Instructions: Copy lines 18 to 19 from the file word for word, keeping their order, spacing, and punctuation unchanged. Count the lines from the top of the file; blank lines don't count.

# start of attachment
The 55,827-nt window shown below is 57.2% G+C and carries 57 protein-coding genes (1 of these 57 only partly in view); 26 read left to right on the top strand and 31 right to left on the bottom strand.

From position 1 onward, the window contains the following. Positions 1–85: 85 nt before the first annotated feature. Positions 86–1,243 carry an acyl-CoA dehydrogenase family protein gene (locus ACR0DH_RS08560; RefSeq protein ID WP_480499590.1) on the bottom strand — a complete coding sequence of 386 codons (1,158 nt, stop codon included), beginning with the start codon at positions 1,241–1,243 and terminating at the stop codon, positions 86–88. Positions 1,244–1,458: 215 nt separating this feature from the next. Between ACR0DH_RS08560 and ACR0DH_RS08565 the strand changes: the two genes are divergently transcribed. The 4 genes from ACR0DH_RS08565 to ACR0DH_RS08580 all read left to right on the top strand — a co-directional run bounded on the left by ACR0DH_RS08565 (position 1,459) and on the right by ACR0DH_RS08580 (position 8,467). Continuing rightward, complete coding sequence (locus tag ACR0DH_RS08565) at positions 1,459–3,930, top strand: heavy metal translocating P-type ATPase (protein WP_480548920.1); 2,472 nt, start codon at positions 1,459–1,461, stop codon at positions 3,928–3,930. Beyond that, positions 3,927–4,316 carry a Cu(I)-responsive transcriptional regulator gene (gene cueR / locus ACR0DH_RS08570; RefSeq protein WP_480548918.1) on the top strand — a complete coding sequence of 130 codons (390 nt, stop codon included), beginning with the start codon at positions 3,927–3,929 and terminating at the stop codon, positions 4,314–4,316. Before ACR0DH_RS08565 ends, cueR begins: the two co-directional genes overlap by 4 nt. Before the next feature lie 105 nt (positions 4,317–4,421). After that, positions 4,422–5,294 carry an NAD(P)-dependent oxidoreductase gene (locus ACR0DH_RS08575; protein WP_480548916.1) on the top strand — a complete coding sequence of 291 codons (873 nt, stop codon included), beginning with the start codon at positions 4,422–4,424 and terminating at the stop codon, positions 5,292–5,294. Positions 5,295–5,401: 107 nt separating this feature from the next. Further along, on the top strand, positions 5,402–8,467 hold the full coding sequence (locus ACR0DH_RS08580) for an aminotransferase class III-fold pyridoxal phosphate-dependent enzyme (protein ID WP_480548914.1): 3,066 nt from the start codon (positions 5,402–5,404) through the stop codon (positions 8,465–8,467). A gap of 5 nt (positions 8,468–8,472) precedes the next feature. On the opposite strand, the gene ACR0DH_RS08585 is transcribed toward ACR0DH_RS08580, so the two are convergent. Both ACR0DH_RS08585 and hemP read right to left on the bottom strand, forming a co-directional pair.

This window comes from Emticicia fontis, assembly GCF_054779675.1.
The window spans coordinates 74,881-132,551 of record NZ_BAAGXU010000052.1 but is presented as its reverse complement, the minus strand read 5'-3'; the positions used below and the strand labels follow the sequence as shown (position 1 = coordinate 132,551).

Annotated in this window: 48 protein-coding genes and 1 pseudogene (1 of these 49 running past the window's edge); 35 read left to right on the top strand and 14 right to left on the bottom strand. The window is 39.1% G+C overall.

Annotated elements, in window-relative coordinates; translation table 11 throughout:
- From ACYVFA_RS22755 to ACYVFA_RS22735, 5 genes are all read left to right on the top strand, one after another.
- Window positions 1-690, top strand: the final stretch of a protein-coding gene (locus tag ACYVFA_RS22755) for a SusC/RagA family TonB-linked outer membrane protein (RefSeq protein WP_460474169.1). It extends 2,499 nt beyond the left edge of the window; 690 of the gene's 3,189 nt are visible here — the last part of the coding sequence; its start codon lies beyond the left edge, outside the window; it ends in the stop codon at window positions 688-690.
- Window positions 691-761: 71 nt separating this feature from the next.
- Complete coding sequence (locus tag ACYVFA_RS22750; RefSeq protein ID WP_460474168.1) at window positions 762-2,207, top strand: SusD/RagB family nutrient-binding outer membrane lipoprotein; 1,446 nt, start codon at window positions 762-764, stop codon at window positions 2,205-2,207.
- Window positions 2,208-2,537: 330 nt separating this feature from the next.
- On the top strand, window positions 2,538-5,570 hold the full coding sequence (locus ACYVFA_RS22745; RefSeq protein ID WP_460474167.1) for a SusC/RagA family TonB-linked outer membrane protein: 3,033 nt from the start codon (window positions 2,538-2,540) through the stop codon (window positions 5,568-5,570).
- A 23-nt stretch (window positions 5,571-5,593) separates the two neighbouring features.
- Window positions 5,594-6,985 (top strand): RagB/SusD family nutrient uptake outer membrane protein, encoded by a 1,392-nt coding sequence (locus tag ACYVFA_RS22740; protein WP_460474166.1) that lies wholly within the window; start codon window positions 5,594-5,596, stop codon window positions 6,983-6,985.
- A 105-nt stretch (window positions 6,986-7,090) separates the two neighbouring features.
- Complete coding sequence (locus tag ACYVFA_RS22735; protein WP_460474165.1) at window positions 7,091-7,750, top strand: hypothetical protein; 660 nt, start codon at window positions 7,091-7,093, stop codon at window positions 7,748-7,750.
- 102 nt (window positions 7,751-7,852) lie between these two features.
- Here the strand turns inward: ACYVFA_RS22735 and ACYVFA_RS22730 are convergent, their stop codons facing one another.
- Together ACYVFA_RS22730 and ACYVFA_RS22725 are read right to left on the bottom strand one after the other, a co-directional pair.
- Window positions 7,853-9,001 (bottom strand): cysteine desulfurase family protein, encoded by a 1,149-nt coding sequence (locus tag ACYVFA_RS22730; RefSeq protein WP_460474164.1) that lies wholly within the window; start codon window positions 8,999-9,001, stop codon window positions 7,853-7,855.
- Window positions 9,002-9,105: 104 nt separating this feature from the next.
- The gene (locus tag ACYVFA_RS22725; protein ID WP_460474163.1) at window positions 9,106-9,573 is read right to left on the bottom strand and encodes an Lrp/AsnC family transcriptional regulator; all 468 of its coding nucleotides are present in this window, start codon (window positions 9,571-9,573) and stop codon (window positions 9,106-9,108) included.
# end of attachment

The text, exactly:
- Here the strand turns inward: ACYVFA_RS22735 and ACYVFA_RS22730 are convergent, their stop codons facing one another.
- Together ACYVFA_RS22730 and ACYVFA_RS22725 are read right to left on the bottom strand one after the other, a co-directional pair.